Energy price freeze: Scottish Labour leader Johann Lamont has challenged First Minister Alex Salmond to back Labour’s calls for an energy price freeze. Ms Lamont accused Mr Salmond of siding with the Big Six energy firms rather than consumers during First Minister’s Questions. (Alan Cochrane in the Telegraph, Times page 9, Express page 2, P&J page 12)


Unite and independence: The Unite union’s general secretary Len McCluskey has given a boost to the SNP by indicating he would have been tempted to vote Yes next year if he were eligible to vote. Mr McCluskey said he could understand why some of the union’s Scottish members will back a vote for independence. (Record page 2)


UK and EU: A YouGov survey has found that two-thirds of UK businesses back David Cameron’s plans for a referendum on EU membership in 2017. The survey also found nearly half say the costs of EU membership outweigh the benefits. (Sun page 2, Mail page 19)


Tom Utley writing in the Daily Mail criticises the EU for being too restrictive on what its member states are allowed to do. 


Foreign Aid: An independent Scotland would become a world leader in foreign aid according to International Development Minister Humza Yousef. (Mail page 2)



RBS: Royal Bank of Scotland is expected to confirm today that it will create an internal “bad bank” with £35billion of toxic assets following a review of its operations ordered by the Treasury. (Telegraph page B1, FT page 1)


Tax avoiders: Merryn Somerset Webb, editor-in-chief of Money Week, has predicted a property boom in Berwick-upon-Tweed caused by people fleeing higher Scottish taxes whatever the outcome of next year’s independence referendum. (Times page 5)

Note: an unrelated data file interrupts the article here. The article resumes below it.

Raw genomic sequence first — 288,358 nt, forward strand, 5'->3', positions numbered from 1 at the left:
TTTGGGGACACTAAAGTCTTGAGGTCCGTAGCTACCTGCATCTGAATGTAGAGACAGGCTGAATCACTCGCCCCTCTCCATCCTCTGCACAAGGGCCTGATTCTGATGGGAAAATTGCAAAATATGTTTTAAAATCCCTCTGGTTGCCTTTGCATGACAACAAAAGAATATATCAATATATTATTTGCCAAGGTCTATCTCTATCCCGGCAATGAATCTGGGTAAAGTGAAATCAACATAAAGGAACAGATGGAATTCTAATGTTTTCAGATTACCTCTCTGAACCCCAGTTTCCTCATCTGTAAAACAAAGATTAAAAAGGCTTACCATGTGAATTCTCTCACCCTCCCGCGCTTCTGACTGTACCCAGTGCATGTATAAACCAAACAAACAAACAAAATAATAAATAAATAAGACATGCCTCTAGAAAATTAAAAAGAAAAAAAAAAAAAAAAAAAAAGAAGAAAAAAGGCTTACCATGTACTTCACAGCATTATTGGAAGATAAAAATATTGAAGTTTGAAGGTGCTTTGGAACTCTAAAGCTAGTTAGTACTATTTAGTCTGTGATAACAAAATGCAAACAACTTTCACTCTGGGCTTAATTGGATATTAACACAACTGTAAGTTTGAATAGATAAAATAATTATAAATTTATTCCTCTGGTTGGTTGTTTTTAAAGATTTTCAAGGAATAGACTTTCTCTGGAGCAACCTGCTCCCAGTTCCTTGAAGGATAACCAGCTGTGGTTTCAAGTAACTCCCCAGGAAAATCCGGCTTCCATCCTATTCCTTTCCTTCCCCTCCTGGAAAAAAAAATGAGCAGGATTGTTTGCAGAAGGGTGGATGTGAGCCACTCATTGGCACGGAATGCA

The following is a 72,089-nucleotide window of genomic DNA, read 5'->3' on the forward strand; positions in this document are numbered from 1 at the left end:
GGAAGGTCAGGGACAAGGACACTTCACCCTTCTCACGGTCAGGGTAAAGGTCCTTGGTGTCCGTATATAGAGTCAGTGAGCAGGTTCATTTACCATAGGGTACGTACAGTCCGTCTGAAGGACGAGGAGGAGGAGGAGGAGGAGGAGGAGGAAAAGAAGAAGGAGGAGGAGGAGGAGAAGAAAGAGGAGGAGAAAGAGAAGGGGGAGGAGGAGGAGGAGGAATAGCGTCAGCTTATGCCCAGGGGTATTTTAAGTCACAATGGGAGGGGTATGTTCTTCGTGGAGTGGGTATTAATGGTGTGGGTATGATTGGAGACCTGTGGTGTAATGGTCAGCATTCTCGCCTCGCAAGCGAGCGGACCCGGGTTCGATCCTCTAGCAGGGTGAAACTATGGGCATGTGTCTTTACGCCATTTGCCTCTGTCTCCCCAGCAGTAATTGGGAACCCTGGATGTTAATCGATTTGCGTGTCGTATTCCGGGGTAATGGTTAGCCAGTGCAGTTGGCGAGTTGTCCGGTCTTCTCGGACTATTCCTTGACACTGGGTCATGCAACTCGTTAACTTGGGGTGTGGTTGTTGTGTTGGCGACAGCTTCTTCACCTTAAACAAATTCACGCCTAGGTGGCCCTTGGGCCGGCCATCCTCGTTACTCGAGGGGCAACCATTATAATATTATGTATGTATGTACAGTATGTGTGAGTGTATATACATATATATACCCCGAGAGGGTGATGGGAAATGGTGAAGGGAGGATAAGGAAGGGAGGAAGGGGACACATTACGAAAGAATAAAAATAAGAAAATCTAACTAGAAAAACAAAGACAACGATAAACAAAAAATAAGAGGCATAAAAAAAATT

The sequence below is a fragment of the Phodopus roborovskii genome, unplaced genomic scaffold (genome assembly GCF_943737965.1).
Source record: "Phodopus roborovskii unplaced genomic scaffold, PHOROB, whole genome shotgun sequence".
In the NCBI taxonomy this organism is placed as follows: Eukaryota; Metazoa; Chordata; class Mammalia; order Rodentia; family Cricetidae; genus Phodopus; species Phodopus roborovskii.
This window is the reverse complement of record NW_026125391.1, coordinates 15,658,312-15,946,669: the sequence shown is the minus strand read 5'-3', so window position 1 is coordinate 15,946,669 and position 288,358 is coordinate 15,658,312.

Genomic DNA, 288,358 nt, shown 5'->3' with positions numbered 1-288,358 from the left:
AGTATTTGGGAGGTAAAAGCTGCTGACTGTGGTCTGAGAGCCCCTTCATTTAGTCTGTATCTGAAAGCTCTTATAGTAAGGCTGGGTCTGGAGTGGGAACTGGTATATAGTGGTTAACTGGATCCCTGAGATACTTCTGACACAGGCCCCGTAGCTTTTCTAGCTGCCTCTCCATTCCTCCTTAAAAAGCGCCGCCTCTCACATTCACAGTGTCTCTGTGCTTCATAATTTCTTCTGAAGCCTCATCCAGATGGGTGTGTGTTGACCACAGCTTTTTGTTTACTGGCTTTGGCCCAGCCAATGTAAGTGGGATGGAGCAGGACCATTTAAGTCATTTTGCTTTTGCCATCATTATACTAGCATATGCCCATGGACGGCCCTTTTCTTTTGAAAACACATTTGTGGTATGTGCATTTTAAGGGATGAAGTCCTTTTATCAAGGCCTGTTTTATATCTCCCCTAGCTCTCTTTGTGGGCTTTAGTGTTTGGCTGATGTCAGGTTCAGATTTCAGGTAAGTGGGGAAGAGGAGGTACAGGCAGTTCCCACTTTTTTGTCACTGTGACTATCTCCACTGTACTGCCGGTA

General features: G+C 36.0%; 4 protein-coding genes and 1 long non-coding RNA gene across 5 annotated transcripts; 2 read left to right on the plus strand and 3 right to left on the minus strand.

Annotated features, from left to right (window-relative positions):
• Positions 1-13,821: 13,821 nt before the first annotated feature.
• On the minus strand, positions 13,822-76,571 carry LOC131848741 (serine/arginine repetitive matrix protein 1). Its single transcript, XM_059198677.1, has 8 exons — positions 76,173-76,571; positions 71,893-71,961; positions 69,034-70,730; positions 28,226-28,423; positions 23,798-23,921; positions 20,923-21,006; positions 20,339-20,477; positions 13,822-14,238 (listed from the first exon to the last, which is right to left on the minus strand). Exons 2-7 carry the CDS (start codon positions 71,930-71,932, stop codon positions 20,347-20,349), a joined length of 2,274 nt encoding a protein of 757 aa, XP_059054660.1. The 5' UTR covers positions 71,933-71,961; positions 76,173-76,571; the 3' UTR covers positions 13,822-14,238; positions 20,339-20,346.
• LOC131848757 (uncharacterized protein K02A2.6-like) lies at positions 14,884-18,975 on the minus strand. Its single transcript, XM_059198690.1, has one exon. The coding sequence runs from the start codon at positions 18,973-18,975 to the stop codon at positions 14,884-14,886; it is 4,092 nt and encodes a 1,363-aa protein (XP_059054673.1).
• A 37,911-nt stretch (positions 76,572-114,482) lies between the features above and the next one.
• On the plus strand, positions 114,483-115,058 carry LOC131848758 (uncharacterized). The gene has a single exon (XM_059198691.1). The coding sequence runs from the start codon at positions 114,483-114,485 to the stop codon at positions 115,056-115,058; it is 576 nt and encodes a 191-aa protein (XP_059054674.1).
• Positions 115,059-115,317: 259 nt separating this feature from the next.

Universal Credit: The Department for Work and Pensions is proposing to write-off £119million of work in an attempt to put the troubled Universal Credit welfare reform programme back on track. (Guardian page 1)



Police station closures: As Police Scotland’s consultation on closing public counters ends, MSPs have criticised the way the force has handled the inquiry. The criticisms come after it emerged just 69 members of the public responded to the consultation. (Scotsman page 8, Record page 2, Sun page 2, P&J page 14, Courier page 19)


Police pay increases: Police Scotland have been criticised after it emerged that more than 100 senior officers are to be promoted and given pay increases, while the force faces almost £140million of cuts. (Express page 2, Courier page 2)


Victim scheme: Labour justice spokesman Graeme Pearson has called for an overhaul to the scheme notifying victims about prisoners being released. The MSP spoke out after it emerged that the mother of murdered Melanie Sturton was not told about her killer’s release until after she was freed. (Record page 2)



Drug trial scheme: NHS Grampian, Lothian, Tayside and Greater Glasgow and Clyde have entered a partnership with US drugs giant Pfizer to carry out clinical trials. The deal could see Scottish patients being among the first to benefit from cutting-edge new treatments. (Express page 10)



Religious guidance: The Scottish Government has rejected a call for religious observance in schools to be scrapped. Ministers said the sessions, usually in school assemblies, still have a “clear value” and parents can opt out if they do not want their children to take part. (Scotsman page 10, Herald page 3, P&J page 23)



HS2: UK transport minister Robert Goodwill has said taking HS2 to Scotland is not a priority. His Scottish Government counterpart Keith Brown has described Mr Goodwill’s attitude as unacceptable. (Herald page 6, P&J page 19)